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#34923 - 12/12/01 05:43 PM Gift Tax Exclusion Limit for Married Filing Jointly
ibickned Offline
Junior Member

Registered: 12/12/01
Posts: 1
Loc: New York, New York, US
I currently have two 529 plans set up with Fidelity/ New Hampshire Plan--one for each of my children. I have been contributing 10,000 per year per child to stay within the gift tax exclusion limit. However, it has come to my attention, that I may be able to contribute up to 20,000 per year per child because I file my taxes jointly with my husband. Is that correct even though the 529 accounts are in my name only? If I keep the Fidelity account contribution at 10,000 per year per child, can I open two new 529 plan accounts (again in my name only) in the TIAA-CFEF/New York Plan and contribute 10,000 per year per child and still be within the gift tax exclusion limit?

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#34924 - 12/12/01 06:23 PM Re: Gift Tax Exclusion Limit for Married Filing Jointly
Drew Offline
Member

Registered: 01/09/00
Posts: 2987
Loc: Easton, PA, USA
You can elect a split gift with spouse for 20K per kid, $22K starting in 2002 on form 709

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#34925 - 12/13/01 11:01 AM Re: Gift Tax Exclusion Limit for Married Filing Jointly
Mike Erpenbach Offline
Member

Registered: 10/22/01
Posts: 565
Loc: St. Paul, MN U.S.
If you contribute $10K per child per year to the Fidelity 529 and $10K per child per year to NY 529 and file joint taxes you should be OK. Regardless of whether you or your spouse are the account owner it can be viwed as:
$10K from you to each child in NH 529 and
$10K from spouse to each child in NY 529

Check with your tax preparer about filling out the form...oops! I sure others on this board know the form # (It's the IRS, of course there's a form )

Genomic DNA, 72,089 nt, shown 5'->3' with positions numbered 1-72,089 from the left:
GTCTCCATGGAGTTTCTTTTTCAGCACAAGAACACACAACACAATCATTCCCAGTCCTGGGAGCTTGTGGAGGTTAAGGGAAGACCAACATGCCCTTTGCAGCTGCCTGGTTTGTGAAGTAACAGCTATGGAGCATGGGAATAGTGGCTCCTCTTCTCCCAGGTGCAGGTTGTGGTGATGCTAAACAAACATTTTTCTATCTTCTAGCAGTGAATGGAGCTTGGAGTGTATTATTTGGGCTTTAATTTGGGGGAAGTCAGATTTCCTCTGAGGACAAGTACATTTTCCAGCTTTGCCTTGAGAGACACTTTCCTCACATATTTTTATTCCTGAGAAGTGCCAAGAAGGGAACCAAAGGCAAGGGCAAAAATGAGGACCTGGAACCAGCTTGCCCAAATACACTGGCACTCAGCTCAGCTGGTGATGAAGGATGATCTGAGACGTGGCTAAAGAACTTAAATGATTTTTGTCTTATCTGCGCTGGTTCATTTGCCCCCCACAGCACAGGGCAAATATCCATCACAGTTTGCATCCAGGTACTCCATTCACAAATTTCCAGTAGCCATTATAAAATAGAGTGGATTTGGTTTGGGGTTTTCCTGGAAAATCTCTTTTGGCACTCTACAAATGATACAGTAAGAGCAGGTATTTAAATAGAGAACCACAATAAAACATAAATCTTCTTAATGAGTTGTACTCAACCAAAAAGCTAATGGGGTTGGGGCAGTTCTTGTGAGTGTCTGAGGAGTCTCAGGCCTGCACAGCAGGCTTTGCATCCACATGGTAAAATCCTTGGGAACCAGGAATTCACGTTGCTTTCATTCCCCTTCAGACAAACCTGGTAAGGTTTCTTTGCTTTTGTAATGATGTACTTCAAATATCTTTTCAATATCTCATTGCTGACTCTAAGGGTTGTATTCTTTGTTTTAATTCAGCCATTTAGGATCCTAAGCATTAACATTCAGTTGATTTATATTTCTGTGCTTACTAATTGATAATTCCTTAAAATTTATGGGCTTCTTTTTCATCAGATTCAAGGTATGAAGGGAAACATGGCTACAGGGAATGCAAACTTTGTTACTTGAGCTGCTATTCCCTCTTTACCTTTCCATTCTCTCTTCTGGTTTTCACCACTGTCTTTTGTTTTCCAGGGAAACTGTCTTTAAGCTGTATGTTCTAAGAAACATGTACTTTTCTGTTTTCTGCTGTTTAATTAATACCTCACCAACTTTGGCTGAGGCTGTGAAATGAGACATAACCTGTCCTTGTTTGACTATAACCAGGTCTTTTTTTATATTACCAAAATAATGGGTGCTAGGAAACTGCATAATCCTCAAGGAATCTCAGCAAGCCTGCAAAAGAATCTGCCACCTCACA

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#34926 - 12/13/01 11:02 AM Re: Gift Tax Exclusion Limit for Married Filing Jointly
Mike Erpenbach Offline
Member

Registered: 10/22/01
Posts: 565
Loc: St. Paul, MN U.S.
That's right Drew, form 709.

I must have had only one eye open

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#34927 - 12/13/01 12:53 PM Re: Gift Tax Exclusion Limit for Married Filing Jointly
nickl Offline
Junior Member

Registered: 12/13/01
Posts: 1
Loc: Piedmont, CA 94611
Thanks for the earlier information. It sounds like one person can do a split gift in two separate State plans. Going further, can a married grandparent with two grandchildren set up accounts in the same State plan (Iowa, in this case) and contribute the full $40K (2 donors and 2 beneficiaries @ $10K/per) in that person's name alone?

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#34928 - 12/13/01 03:24 PM Re: Gift Tax Exclusion Limit for Married Filing Jointly
schmoop Offline
Member

Registered: 07/19/00
Posts: 264
Loc: Bethesda, MD, USA
Correct. A spouse can transfer $20K to another person and, provided the other spouse consents on a gift tax return, the gift will be counted as if it were $10k from each spouse.

It doesn't matter how many savings plans the giver uses. Just add up the total dollars transferred to each individual beneficiary in a calendar year and then split that number. Keep in mind that the value of birthday and holiday gifts count (at least if you are a stickler like me).

You mentioned that you filed jointly with your spouse. This fact actually doesn't make a difference. The key to gift-splitting is simply being married and filing a gift tax return electing to split the gifts.

Write back if you have additional questions.

schmoop

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#34929 - 12/13/01 03:40 PM Re: Gift Tax Exclusion Limit for Married Filing Jointly
SqueakyChu Offline
Member

Registered: 12/04/01
Posts: 35
If I gift $5000 this year in an account that's in my name as owner and my husband gifts $10,000 this year in an account that's in his name, do we have to file a gift tax return? How do we do that? Is there a special IRS form? Do I pick it up at an IRS office? Or can we just assume that it's not over the $20,000 year limit for a joint return and not file any paperwork to the IRS?

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#34930 - 12/13/01 03:42 PM Re: Gift Tax Exclusion Limit for Married Filing Jointly
SqueakyChu Offline
Member

Registered: 12/04/01
Posts: 35
I'm sorry. You did say it's form 709. But do we need to file it if our joint gift is under $20,000 this year?

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